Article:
Card Data at Trump Hotels, Among Others, Breached Again.
Byline: Roy Urrico
Obscured by other July headlines was news that Trump Hotels, along with Four Seasons, Hard Rock Hotels & Casinos and Loews Hotels, announced a security breach may have unleashed customer data.
All the incidents related to Sabre Hospitality Solutions', the multinational travel industry titan, which alerted hotels about an apparent breach of its software-as-a-service SynXis Central Reservations system that could affect 36,000 properties, customers' payment card data and personal details.
KrebsOnSecurity first reported in May that Southlake, Texas-based Sabre in a quarterly filing with the U.S. Securities and Exchange Commission said it was investigating an incident of unauthorized access to payment information contained in a subset of its hotel reservations system. Last week, Trump International Hotels disclosed the SABRE breach impacted at least 13 Trump Hotel properties between August 2016 and March 2017.
For the Trump hotels, it was the third credit-card data breach in the past two years. Other hotel chains that disclosed data leaks in the Sabre breach included 11 Hard Rock properties (an additional chain victimized by multiple card breaches); Four Seasons Hotels and Resorts; and at least two dozen Loews Hotels in the United States and Canada.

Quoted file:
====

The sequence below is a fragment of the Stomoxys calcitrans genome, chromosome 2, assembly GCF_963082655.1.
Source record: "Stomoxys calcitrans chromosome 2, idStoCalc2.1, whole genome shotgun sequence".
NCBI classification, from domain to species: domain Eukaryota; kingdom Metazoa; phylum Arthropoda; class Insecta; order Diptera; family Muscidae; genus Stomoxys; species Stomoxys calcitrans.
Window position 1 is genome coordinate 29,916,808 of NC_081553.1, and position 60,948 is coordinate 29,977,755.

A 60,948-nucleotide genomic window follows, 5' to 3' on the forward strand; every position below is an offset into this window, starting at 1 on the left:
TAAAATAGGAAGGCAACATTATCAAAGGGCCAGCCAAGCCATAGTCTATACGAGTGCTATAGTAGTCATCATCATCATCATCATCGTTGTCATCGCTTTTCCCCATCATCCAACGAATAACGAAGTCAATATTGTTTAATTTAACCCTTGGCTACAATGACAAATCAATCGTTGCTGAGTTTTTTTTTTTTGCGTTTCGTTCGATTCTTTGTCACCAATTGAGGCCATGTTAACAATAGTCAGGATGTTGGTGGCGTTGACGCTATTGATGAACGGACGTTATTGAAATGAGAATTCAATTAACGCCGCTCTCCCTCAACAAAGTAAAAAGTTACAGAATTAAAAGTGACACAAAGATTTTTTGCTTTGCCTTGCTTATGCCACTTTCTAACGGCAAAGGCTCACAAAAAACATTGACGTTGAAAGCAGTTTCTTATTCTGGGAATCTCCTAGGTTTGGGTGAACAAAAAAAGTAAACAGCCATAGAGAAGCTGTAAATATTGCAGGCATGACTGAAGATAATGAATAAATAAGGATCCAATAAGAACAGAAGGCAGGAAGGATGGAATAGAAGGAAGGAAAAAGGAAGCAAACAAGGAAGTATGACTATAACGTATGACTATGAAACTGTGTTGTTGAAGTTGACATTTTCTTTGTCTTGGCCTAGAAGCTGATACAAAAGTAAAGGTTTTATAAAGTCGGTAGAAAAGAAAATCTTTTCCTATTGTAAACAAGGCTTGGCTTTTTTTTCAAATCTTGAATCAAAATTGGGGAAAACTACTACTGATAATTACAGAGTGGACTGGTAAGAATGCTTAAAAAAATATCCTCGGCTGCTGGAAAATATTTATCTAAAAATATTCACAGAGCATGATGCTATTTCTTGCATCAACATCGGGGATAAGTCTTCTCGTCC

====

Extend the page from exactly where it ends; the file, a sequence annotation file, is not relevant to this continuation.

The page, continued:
According to VerizonCys latest annual Data Breach Investigations Report, malware attacks on point-of-sale systems are absolutely rampant. "Point of sale (POS) environments continue to provide rich pickings for the bad guys, with nearly 98% of all recorded POS attacks resulting in a confirmed data breach. The focus of attacks has shifted from hotel chains to restaurants and small businesses."
"These attacks can go undetected for several months to over a year," said John Christly, global chief information security officer for Netsurion and EventTracker, said. "We're not seeing a lot of hotels focus on security the way we'd like them to, but with the proper technology, hacks like this can be stopped before they even happen. The essentials include a managed firewall, file integrity monitoring, unified threat management appliances, SIEM, managed detection and response, and next-generation endpoint security."